1. My answer to your first question is the one you have anticipated. It may be that the question is well-formed, in the sense that there is a true statement of the form “the essence of multiplication is …” But I’m sceptical that the answer would be informative or useful to a teacher of mathematics (perhaps even a mathematician, but I’m not qualified on that).

2. As to your second question, I’m inclined to have a fairly ecumenical, lightweight approach. For the purposes of teaching high school students, multiplication is as multiplication does. So assuming that they’re au fait with multiplication of the naturals, then we can justify the rules for multiplication of all integers, then the rules for multiplication of rationals. “Justification” should here be understood in the sense of making the rules seem like a reasonable way for multiplication to work, which helps students reliably remember and apply them. Real numbers are tricky, because we really only deal with rules for “simplifying” products of irrationals that can be written as roots, but the same approach seems reasonable. Beyond this point, things diverge depending on what VCE subject students are taking:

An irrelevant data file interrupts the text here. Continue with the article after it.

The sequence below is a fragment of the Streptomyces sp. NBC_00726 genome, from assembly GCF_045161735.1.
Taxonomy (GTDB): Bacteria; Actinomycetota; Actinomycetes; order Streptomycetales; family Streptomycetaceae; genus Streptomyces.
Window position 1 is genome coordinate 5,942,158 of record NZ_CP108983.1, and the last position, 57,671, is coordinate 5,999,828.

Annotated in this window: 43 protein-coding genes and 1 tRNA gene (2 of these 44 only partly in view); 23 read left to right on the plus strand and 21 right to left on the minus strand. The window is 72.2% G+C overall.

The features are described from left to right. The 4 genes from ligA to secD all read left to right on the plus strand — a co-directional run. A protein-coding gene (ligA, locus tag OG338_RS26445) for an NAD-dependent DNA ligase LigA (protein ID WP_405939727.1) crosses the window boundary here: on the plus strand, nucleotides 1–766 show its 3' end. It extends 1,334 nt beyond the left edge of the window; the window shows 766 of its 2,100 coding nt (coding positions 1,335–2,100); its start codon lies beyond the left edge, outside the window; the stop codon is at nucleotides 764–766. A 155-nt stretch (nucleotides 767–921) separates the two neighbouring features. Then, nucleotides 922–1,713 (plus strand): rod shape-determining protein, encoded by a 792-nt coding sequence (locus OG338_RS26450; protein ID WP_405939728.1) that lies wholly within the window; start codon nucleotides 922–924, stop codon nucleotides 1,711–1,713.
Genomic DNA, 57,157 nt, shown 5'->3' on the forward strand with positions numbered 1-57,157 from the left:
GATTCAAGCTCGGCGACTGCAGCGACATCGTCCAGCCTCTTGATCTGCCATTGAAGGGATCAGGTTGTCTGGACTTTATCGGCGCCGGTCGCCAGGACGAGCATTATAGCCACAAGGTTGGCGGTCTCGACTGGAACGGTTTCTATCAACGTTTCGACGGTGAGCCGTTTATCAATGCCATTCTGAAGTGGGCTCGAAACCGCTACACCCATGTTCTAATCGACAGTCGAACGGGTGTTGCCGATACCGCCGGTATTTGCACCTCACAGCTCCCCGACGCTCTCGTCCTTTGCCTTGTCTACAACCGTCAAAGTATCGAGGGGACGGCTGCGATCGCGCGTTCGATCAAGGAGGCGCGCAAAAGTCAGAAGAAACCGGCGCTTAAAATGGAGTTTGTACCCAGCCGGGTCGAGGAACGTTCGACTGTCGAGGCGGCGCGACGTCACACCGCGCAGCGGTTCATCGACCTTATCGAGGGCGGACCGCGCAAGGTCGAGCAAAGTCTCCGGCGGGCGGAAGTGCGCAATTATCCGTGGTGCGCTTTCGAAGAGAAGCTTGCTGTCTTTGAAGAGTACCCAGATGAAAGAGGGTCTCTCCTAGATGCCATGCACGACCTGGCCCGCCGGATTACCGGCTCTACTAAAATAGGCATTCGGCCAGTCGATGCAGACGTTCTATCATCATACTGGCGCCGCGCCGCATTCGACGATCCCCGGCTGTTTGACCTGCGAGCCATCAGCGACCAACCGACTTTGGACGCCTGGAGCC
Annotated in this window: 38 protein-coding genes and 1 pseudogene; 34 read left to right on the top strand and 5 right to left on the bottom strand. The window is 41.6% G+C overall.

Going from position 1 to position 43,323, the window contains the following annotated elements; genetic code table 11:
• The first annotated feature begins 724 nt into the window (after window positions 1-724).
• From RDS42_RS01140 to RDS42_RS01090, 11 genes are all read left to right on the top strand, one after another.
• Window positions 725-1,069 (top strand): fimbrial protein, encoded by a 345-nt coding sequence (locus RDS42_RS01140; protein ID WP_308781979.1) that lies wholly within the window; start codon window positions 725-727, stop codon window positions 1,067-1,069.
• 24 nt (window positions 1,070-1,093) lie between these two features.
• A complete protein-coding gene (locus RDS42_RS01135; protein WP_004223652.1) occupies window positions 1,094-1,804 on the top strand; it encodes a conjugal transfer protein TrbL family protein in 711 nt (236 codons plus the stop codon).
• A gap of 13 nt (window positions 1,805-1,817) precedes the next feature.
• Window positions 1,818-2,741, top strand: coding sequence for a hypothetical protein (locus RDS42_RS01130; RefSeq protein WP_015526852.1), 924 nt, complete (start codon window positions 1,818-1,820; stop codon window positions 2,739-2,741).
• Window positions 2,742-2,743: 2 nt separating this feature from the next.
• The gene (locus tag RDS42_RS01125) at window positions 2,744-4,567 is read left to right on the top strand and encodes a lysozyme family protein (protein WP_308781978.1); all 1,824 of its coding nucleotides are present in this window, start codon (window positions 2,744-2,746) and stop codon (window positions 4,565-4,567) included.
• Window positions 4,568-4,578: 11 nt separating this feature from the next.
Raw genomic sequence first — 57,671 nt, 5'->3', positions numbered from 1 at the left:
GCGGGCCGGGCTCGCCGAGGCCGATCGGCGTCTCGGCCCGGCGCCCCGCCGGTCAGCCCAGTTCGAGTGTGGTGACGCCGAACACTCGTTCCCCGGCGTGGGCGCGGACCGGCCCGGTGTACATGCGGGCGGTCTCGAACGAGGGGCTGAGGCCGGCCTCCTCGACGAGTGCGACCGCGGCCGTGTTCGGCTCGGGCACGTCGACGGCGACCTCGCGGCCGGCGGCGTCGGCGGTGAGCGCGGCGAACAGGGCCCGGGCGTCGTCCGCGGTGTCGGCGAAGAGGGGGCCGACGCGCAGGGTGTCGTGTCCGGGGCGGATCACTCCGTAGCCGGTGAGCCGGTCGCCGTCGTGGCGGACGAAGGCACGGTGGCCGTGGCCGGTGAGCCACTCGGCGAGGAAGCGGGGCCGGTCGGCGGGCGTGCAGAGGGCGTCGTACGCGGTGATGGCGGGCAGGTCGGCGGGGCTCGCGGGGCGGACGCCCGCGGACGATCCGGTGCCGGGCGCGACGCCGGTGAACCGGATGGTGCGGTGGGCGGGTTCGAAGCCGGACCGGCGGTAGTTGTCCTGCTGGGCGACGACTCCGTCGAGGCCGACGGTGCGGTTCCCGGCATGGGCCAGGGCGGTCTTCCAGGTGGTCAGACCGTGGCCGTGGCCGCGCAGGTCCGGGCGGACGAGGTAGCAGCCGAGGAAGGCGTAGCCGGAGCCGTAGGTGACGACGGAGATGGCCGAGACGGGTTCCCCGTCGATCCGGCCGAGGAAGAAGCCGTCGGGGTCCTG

a) Students taking general / further mathematics need to understand multiplication of matrices. For this cohort, an approach using linear transformations is out of the question, so it’s essentially just teach the rule (row x column).

b) Students taking specialist encounter complex numbers. Here I just state that (a + bi)(c + di) is defined to follow the same multiplication axioms as for reals, with i^2 = -1.

So how should high school teachers think of multiplication? I guess in summary I would say that it’s best to not get too attached to any one mental model or analogy. It’s most important that students can DO multiplication (be it of integers, rationals, reals, complex, matrices, etc.) accurately and efficiently. Of course there is the issue of giving students strategies to recognise WHEN multiplication is an appropriate thing to do, and that is where mental models and analogies can be useful. But I’m sceptical that the best way to do this is to reduce all of multiplication to one analogy, because that would involve trying to explain one analogy in terms of another, and confusion is the likely result.